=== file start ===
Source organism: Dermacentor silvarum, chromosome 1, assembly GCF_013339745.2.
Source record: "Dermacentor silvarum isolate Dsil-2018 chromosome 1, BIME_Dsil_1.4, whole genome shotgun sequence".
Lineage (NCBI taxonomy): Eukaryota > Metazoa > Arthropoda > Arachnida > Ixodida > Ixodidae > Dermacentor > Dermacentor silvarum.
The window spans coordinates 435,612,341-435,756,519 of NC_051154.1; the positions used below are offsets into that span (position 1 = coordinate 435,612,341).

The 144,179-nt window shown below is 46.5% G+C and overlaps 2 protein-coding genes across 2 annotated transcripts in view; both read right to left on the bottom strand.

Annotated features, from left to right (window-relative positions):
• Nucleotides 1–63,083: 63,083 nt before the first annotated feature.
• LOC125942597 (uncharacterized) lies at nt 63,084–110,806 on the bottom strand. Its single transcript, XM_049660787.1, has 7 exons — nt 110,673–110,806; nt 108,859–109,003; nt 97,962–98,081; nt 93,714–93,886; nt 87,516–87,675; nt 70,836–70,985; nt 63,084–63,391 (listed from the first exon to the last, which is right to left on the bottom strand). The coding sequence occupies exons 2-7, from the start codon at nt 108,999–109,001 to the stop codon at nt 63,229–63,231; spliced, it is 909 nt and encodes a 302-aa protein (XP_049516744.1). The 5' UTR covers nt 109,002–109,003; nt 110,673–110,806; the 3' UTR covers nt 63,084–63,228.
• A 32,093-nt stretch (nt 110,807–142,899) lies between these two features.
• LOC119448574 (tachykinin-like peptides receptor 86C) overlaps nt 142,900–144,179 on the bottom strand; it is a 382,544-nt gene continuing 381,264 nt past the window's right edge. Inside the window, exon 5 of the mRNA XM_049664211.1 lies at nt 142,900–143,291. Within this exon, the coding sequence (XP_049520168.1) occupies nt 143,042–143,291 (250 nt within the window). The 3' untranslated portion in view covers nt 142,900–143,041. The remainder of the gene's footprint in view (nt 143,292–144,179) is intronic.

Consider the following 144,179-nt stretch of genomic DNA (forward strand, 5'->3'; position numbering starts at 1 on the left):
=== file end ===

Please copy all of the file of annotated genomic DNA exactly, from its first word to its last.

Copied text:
Source organism: Dermacentor silvarum, chromosome 1, assembly GCF_013339745.2.
Source record: "Dermacentor silvarum isolate Dsil-2018 chromosome 1, BIME_Dsil_1.4, whole genome shotgun sequence".
Lineage (NCBI taxonomy): Eukaryota > Metazoa > Arthropoda > Arachnida > Ixodida > Ixodidae > Dermacentor > Dermacentor silvarum.
The window spans coordinates 435,612,341-435,756,519 of NC_051154.1; the positions used below are offsets into that span (position 1 = coordinate 435,612,341).

The 144,179-nt window shown below is 46.5% G+C and overlaps 2 protein-coding genes across 2 annotated transcripts in view; both read right to left on the bottom strand.

Annotated features, from left to right (window-relative positions):
• Nucleotides 1–63,083: 63,083 nt before the first annotated feature.
• LOC125942597 (uncharacterized) lies at nt 63,084–110,806 on the bottom strand. Its single transcript, XM_049660787.1, has 7 exons — nt 110,673–110,806; nt 108,859–109,003; nt 97,962–98,081; nt 93,714–93,886; nt 87,516–87,675; nt 70,836–70,985; nt 63,084–63,391 (listed from the first exon to the last, which is right to left on the bottom strand). The coding sequence occupies exons 2-7, from the start codon at nt 108,999–109,001 to the stop codon at nt 63,229–63,231; spliced, it is 909 nt and encodes a 302-aa protein (XP_049516744.1). The 5' UTR covers nt 109,002–109,003; nt 110,673–110,806; the 3' UTR covers nt 63,084–63,228.
• A 32,093-nt stretch (nt 110,807–142,899) lies between these two features.
• LOC119448574 (tachykinin-like peptides receptor 86C) overlaps nt 142,900–144,179 on the bottom strand; it is a 382,544-nt gene continuing 381,264 nt past the window's right edge. Inside the window, exon 5 of the mRNA XM_049664211.1 lies at nt 142,900–143,291. Within this exon, the coding sequence (XP_049520168.1) occupies nt 143,042–143,291 (250 nt within the window). The 3' untranslated portion in view covers nt 142,900–143,041. The remainder of the gene's footprint in view (nt 143,292–144,179) is intronic.

Consider the following 144,179-nt stretch of genomic DNA (forward strand, 5'->3'; position numbering starts at 1 on the left):